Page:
It's taken more than 18 months in development, but Google is finally rolling out an offline mode for Gmail that lets you work with your email while you're not connected to the net.
"Even if you're offline, you can open your web browser, go to gmail.com, and get to your mail just like you're used to," engineer Andy Palay wrote in a post on the Gmail blog. "Our goal is to provide nearly the same browser-based Gmail experience whether you're using the data cached on your computer or talking directly to the server."
Actually, it's not quite that simple. The offline mode is part of Google's experimental Labs section, so you'll need to enable it in that section of your Gmail options. You'll also need the Gears extension installed. And even then you'll need to pray to the Google gods, since Google often takes days or weeks to make new features available to all users.
Offline Gmail synchronises messages in the background when you're connected, and automatically switches to working with the messages stored on your hard drive if a connection is lost. Outgoing messages are queued for sending next time you go back online.
There's also an interesting "flaky connection" mode for use if your Internet access is unreliable, which works with the local cache but continues background synching when possible. Palay offers the example scenario of "borrowing" a neighbour's Wi-Fi; my immediate thought was "Optus 3G".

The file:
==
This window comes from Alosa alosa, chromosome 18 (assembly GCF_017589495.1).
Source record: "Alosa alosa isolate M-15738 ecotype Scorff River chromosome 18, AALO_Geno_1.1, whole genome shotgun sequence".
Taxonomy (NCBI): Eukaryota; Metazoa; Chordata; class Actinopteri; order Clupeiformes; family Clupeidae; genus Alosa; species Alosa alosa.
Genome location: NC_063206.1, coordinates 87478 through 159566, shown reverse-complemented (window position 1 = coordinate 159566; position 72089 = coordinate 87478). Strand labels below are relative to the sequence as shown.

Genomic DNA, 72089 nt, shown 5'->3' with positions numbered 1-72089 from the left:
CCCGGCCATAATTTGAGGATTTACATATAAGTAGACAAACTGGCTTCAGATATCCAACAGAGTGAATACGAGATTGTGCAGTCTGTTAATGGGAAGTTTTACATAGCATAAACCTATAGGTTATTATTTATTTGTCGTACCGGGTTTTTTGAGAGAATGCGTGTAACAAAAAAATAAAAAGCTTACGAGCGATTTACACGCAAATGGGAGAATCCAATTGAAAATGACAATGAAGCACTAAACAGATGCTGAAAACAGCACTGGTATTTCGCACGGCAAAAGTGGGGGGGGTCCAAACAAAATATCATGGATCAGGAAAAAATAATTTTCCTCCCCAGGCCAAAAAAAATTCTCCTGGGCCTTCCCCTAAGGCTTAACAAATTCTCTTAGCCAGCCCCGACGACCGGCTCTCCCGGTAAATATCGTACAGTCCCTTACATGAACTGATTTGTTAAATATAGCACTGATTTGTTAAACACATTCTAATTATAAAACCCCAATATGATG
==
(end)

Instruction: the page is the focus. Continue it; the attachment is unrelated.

Regardless, working offline will also require plenty of desktop storage space. One of Gmail's key attractions is its mammoth storage options — free customers get at least 7GB of storage. At least hard drives are cheap these days.
Ever since Google first launched Gears in 2007, adding an offline feature to Gmail has been the obvious killer application to drive uptake of the Gears extension, which gives Google a much more direct presence on the desktop and positions it as a competitor to Microsoft's longstanding OS dominance.
With a version number of 0.1, it might be some time before the feature works smoothly. "Offline Gmail is still an early experimental feature, so don't be surprised if you run into some kinks that haven't been completely ironed out yet," Palay wrote.
As well, some labs extensions within Gmail never graduate to the standard product. Gmail itself is still tagged as a beta product, despite having been operation since 2004 and including an optional paid hosting service.
Google isn't the only online messaging provider experimenting with Gears. Myspace also offers an option for users to store messages locally using Gears for faster access and searching.